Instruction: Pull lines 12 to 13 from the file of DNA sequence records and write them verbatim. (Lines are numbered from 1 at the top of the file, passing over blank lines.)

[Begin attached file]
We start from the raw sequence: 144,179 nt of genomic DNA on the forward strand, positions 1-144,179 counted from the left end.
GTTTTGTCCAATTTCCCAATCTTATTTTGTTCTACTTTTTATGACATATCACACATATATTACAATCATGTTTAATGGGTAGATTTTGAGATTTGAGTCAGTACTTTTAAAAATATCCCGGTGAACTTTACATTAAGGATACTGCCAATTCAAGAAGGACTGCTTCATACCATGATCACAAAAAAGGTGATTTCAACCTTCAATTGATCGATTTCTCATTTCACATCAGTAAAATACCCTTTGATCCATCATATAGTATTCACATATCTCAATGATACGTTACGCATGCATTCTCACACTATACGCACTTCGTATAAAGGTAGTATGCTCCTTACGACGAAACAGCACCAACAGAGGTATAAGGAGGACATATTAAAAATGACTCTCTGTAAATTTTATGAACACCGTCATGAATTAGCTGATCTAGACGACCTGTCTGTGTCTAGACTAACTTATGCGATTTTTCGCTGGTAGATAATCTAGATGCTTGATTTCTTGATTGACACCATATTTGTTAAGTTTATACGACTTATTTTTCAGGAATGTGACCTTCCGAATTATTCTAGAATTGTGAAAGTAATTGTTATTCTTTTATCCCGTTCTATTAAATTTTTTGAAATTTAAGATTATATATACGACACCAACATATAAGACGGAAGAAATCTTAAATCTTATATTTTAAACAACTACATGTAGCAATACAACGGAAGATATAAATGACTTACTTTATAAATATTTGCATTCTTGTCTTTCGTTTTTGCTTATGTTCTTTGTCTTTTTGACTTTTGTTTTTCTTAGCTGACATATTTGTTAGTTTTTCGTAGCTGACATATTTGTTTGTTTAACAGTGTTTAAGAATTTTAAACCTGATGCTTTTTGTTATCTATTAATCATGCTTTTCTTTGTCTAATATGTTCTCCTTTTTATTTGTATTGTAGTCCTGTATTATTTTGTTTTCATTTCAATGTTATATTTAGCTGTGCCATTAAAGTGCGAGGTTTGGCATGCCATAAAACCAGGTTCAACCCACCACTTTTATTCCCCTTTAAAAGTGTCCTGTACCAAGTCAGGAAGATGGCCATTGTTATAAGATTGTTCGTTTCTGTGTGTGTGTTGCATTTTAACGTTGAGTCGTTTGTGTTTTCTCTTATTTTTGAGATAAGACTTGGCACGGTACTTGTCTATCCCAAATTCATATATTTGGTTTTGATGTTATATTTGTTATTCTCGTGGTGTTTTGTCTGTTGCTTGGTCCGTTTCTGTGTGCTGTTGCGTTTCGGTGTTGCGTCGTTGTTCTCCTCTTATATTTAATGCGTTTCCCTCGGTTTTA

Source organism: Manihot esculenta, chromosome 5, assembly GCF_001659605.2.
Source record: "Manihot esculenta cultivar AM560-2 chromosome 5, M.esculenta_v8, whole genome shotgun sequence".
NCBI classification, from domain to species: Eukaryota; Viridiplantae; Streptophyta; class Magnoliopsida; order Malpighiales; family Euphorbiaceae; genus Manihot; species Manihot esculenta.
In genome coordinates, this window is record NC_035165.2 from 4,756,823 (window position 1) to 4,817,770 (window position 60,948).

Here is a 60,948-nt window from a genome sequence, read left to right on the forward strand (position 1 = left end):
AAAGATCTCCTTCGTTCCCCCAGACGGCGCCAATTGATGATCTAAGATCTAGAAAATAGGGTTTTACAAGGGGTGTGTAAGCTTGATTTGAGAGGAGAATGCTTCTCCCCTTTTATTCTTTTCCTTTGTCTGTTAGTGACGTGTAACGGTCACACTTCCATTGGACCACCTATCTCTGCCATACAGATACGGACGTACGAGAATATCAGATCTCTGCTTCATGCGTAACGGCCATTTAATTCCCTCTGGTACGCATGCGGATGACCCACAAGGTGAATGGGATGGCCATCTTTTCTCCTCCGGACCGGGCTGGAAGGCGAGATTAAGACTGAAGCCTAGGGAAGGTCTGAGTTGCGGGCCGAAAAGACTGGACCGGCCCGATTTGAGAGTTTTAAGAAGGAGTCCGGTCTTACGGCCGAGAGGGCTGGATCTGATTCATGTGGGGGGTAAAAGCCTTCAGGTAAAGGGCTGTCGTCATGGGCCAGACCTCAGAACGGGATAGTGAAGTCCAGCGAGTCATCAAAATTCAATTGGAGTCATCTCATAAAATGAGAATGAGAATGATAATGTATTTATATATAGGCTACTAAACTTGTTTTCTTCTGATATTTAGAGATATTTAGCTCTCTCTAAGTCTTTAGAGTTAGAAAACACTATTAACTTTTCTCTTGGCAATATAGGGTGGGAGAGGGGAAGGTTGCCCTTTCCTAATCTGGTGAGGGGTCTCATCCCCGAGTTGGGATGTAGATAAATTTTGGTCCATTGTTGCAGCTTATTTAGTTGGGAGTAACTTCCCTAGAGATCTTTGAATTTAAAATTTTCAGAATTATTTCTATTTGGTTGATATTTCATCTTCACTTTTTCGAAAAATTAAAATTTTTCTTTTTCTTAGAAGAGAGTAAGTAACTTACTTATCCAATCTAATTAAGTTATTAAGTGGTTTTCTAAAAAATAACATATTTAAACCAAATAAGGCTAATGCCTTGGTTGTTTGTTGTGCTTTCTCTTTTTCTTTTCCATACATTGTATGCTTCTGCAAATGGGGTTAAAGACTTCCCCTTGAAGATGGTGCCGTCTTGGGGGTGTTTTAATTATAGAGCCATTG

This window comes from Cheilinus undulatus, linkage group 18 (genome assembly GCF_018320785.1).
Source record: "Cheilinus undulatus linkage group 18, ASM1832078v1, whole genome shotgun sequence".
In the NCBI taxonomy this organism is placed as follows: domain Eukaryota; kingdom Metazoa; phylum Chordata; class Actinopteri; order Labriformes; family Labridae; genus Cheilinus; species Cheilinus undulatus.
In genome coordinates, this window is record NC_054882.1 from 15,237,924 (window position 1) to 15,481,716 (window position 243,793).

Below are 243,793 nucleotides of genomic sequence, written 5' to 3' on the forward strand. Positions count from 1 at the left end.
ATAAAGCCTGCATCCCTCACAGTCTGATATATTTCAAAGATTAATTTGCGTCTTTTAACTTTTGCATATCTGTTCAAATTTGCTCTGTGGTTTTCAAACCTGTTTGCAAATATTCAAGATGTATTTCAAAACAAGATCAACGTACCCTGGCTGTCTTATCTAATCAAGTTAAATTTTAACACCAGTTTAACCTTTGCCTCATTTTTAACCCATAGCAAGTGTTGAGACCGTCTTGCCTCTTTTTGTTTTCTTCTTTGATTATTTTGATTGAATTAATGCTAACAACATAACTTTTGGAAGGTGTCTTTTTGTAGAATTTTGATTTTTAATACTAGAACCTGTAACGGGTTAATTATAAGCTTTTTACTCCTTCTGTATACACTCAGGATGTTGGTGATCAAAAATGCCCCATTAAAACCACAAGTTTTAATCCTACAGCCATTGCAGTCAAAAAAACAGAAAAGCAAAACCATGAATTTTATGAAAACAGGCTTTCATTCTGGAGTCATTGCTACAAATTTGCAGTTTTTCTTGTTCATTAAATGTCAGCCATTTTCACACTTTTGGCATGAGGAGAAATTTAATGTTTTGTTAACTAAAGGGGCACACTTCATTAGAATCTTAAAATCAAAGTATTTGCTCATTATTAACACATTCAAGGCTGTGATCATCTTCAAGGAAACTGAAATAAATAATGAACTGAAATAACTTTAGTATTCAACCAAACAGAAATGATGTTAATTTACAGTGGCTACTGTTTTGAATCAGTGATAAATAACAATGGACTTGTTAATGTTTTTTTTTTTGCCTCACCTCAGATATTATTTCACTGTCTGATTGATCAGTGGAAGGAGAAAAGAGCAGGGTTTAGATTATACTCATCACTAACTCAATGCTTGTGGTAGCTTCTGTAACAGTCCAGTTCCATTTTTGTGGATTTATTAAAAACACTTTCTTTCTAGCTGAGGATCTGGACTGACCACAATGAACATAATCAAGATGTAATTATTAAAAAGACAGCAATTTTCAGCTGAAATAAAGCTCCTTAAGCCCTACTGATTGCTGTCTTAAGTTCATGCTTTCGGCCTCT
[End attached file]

In genome coordinates, this window is record NC_054882.1 from 15,237,924 (window position 1) to 15,481,716 (window position 243,793).

Below are 243,793 nucleotides of genomic sequence, written 5' to 3' on the forward strand. Positions count from 1 at the left end.